7. ^ Buma, B.; Wessman, C. A. (2011). "Disturbance interactions can impact resilience mechanisms of forests". Ecosphere. 2 (5): art64. doi:10.1890/ES11-00038.1.
  8. ^ a b c Menge, A (1987). "Community Regulation: Variation in Disturbance, Competition, and Predation in Relation to Environmental Stress and Recruitment". The American Naturalist. 130. doi:10.1086/284741. JSTOR 2461716.
  9. ^ a b Pringle, L. 1979. Natural Fire: Its Ecology in Forests. William Morrow and Company, New York. 27-29.
  10. ^ Marks, P.L. (1974). "The Role of Pin Cherry (Prunus pensylvanica) in the Maintenance of Stability in Northern Hardwood Ecosystems". Ecological Monographs. 44 (1): 73–88. doi:10.2307/1942319.
  11. ^ Bond, J (2001). "Ecology of sprouting in woody plants: the persistence niche". Trends in Ecology & Evolution. 16: 45–51. doi:10.1016/s0169-5347(00)02033-4.
  12. ^ Schwilk, D.; Ackerly, D. (2001). "Flammability and serotiny as strategies: correlated evolution in pines". Oikos. 94: 326–336. doi:10.1034/j.1600-0706.2001.940213.x.
  13. ^ Pringle, L. 1979. Natural Fire: Its Ecology in Forests. William Morrow and Company, New York. 22-25.
  14. ^ Sousa, W (1984). "The Role of Disturbance in Natural Communities". Annual Review of Ecology and Systematics. 15: 353–391. doi:10.1146/annurev.es.15.110184.002033.

External links

Biological dispersal

Biological dispersal refers to both the movement of individuals (animals, plants, fungi, bacteria, etc.) from their birth site to their breeding site ('natal dispersal'), as well as the movement from one breeding site to another ('breeding dispersal').

Dispersal is also used to describe the movement of propagules such as seeds and spores.

Technically, dispersal is defined as any movement that has the potential to lead to gene flow.

The act of dispersal involves three phases: departure, transfer, settlement and there are different fitness costs and benefits associated with each of these phases.

Through simply moving from one habitat patch to another, the dispersal of an individual has consequences not only for individual fitness, but also for population dynamics, population genetics, and species distribution. Understanding dispersal and the consequences both for evolutionary strategies at a species level, and for processes at an ecosystem level, requires understanding on the type of dispersal, the dispersal range of a given species, and the dispersal mechanisms involved.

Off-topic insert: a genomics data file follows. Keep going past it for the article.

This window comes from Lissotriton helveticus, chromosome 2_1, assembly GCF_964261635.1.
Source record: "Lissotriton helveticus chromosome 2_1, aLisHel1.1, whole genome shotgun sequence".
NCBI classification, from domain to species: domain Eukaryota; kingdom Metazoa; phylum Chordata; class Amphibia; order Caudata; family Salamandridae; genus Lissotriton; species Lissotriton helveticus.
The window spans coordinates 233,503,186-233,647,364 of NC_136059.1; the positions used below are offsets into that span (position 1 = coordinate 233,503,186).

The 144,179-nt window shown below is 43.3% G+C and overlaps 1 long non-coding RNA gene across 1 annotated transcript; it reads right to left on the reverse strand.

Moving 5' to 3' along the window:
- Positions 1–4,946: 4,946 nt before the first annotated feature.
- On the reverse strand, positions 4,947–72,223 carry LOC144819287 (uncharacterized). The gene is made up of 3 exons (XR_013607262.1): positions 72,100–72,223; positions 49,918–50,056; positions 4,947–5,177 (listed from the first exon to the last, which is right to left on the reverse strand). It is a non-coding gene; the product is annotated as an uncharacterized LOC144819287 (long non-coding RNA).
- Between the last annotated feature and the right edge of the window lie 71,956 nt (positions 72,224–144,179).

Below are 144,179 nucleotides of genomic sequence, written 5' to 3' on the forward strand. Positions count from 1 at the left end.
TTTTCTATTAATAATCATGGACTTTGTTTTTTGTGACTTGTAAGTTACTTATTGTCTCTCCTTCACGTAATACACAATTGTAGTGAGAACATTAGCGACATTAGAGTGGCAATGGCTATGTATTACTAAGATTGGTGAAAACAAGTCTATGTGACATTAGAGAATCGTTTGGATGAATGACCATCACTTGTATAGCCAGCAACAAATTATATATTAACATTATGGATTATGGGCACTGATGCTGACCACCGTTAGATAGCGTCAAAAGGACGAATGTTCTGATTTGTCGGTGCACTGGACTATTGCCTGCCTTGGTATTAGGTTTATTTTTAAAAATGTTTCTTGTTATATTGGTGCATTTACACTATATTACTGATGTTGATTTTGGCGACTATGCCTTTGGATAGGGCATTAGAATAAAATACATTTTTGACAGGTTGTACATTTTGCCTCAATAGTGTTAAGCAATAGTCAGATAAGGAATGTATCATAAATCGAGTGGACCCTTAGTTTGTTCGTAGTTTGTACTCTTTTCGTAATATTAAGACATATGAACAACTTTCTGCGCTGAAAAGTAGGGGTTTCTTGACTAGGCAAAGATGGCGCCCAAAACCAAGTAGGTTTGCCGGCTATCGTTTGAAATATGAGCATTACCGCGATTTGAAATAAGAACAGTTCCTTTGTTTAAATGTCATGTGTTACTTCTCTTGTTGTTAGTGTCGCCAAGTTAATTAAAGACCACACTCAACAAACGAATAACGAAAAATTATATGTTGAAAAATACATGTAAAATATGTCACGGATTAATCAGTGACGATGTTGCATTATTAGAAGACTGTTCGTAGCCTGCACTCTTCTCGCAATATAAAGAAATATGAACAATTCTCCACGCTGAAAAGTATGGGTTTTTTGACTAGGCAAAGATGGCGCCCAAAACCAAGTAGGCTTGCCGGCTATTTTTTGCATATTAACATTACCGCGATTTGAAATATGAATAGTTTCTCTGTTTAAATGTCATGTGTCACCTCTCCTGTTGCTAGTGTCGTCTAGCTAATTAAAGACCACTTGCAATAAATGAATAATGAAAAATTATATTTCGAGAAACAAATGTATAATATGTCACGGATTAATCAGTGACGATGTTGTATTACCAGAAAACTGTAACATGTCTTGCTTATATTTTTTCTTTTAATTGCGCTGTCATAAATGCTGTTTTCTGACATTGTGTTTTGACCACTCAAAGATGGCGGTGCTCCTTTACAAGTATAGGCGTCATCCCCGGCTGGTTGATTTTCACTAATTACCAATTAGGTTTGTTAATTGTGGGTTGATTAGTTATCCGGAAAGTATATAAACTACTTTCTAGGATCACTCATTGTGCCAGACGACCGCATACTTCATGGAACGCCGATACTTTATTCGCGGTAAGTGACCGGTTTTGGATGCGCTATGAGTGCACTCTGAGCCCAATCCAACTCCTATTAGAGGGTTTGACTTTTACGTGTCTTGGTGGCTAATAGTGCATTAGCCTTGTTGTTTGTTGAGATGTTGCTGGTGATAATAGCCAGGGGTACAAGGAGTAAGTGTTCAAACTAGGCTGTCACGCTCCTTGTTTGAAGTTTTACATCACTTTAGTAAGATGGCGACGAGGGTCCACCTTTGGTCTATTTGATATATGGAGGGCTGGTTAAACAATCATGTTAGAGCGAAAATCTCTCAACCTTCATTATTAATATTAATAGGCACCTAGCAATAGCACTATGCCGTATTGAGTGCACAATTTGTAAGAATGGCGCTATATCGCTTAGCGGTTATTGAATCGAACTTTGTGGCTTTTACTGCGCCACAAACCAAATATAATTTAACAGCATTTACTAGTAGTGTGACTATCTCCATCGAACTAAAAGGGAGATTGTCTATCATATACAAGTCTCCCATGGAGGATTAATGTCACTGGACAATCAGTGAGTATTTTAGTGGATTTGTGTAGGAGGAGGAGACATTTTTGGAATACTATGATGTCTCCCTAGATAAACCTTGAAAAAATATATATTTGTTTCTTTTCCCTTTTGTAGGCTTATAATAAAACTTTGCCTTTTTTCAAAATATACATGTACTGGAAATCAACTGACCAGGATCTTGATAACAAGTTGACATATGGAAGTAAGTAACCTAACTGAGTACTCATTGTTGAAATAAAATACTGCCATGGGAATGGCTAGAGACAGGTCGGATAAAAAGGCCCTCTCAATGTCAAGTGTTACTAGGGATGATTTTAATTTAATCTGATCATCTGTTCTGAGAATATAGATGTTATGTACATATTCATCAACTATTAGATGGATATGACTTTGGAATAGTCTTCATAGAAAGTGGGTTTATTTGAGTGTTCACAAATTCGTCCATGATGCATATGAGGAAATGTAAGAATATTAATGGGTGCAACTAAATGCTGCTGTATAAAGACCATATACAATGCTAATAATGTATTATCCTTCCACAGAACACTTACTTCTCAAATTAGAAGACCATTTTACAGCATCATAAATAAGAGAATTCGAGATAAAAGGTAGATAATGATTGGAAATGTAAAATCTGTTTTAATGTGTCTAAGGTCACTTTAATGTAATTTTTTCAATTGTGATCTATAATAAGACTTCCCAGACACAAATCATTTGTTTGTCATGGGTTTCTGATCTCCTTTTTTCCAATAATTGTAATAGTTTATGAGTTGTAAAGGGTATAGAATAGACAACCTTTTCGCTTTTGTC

Biological dispersal may be contrasted with geodispersal, which is the mixing of previously isolated populations (or whole biotas) following the erosion of geographic barriers to dispersal or gene flow (Lieberman, 2005; Albert and Reis, 2011).

Dispersal can be distinguished from animal migration (typically round-trip seasonal movement), although within the population genetics literature, the terms 'migration' and 'dispersal' are often used interchangeably.

Chamaenerion angustifolium

Chamaenerion angustifolium, known in North America as fireweed, in some parts of Canada as great willowherb, and in Britain as rosebay willowherb, is a perennial herbaceous plant in the willowherb family Onagraceae. It is also known by the synonyms Chamerion angustifolium and Epilobium angustifolium. It is native throughout the temperate Northern Hemisphere, including large parts of the boreal forests.

This species has been placed in the genus Chamaenerion (sometimes given as Chamerion) rather than Epilobium based on several morphological distinctions: spiral (rather than opposite or whorled) leaf arrangement; absence (rather than presence) of a hypanthium; subequal stamens (rather than stamens in two unequal whorls); zygomorphic (rather than actinomorphic) stamens and stigma. Under this taxonomic arrangement, Chamaenerion and Epilobium are monophyletic sister genera.Two subspecies are recognized as valid:

Chamaenerion angustifolium subsp. angustifolium

Chamaenerion angustifolium subsp. circumvagum (Mosquin) Hoch